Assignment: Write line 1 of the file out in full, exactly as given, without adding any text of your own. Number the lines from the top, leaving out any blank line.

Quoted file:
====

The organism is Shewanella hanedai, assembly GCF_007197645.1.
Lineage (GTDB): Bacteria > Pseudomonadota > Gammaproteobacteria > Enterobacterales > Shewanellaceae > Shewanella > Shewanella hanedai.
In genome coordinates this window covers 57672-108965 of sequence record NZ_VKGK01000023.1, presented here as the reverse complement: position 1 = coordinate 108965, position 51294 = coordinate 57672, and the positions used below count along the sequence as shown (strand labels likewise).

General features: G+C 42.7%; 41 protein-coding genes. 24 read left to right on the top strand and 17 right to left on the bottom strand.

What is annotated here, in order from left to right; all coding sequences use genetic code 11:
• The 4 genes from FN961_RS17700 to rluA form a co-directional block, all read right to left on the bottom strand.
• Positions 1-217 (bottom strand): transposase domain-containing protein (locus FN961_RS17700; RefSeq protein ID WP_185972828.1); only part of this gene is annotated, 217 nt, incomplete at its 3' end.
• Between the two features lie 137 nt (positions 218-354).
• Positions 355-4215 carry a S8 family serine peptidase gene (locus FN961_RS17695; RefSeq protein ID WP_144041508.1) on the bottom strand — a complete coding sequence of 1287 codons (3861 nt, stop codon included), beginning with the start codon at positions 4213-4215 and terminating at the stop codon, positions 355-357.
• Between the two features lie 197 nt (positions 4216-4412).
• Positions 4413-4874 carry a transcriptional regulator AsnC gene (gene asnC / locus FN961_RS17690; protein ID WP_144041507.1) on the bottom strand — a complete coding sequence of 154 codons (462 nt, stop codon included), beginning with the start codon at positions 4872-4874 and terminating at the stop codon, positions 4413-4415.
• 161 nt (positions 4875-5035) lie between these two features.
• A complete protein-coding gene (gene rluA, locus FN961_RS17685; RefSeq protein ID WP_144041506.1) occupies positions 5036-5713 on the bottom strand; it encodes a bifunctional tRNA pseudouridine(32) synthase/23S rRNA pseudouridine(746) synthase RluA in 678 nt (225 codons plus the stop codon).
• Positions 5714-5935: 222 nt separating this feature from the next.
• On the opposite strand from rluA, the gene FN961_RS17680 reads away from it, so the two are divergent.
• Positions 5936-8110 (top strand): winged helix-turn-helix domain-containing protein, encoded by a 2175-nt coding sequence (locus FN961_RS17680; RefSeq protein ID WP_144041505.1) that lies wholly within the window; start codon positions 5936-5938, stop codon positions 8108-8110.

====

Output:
The organism is Shewanella hanedai, assembly GCF_007197645.1.